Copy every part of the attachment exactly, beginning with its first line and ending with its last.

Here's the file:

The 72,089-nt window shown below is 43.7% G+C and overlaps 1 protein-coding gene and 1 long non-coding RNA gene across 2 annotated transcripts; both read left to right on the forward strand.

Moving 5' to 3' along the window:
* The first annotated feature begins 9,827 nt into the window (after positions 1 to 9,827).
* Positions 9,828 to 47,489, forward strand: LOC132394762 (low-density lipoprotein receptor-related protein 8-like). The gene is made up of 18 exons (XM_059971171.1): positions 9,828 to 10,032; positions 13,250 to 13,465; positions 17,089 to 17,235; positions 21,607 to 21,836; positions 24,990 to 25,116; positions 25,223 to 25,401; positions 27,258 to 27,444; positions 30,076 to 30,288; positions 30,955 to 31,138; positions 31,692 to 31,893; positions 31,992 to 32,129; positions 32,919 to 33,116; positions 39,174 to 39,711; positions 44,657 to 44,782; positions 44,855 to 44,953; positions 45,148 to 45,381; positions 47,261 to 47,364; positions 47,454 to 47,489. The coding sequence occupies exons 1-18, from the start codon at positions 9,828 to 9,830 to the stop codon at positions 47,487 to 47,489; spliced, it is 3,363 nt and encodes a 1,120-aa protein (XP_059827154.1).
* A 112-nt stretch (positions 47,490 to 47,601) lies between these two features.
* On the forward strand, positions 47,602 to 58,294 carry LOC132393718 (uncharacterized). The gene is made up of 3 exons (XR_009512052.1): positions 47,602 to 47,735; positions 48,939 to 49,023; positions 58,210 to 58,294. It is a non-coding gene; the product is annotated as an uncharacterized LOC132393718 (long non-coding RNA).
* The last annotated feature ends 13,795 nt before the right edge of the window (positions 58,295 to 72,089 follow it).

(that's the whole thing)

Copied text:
The 72,089-nt window shown below is 43.7% G+C and overlaps 1 protein-coding gene and 1 long non-coding RNA gene across 2 annotated transcripts; both read left to right on the forward strand.

Moving 5' to 3' along the window:
* The first annotated feature begins 9,827 nt into the window (after positions 1 to 9,827).
* Positions 9,828 to 47,489, forward strand: LOC132394762 (low-density lipoprotein receptor-related protein 8-like). The gene is made up of 18 exons (XM_059971171.1): positions 9,828 to 10,032; positions 13,250 to 13,465; positions 17,089 to 17,235; positions 21,607 to 21,836; positions 24,990 to 25,116; positions 25,223 to 25,401; positions 27,258 to 27,444; positions 30,076 to 30,288; positions 30,955 to 31,138; positions 31,692 to 31,893; positions 31,992 to 32,129; positions 32,919 to 33,116; positions 39,174 to 39,711; positions 44,657 to 44,782; positions 44,855 to 44,953; positions 45,148 to 45,381; positions 47,261 to 47,364; positions 47,454 to 47,489. The coding sequence occupies exons 1-18, from the start codon at positions 9,828 to 9,830 to the stop codon at positions 47,487 to 47,489; spliced, it is 3,363 nt and encodes a 1,120-aa protein (XP_059827154.1).
* A 112-nt stretch (positions 47,490 to 47,601) lies between these two features.
* On the forward strand, positions 47,602 to 58,294 carry LOC132393718 (uncharacterized). The gene is made up of 3 exons (XR_009512052.1): positions 47,602 to 47,735; positions 48,939 to 49,023; positions 58,210 to 58,294. It is a non-coding gene; the product is annotated as an uncharacterized LOC132393718 (long non-coding RNA).
* The last annotated feature ends 13,795 nt before the right edge of the window (positions 58,295 to 72,089 follow it).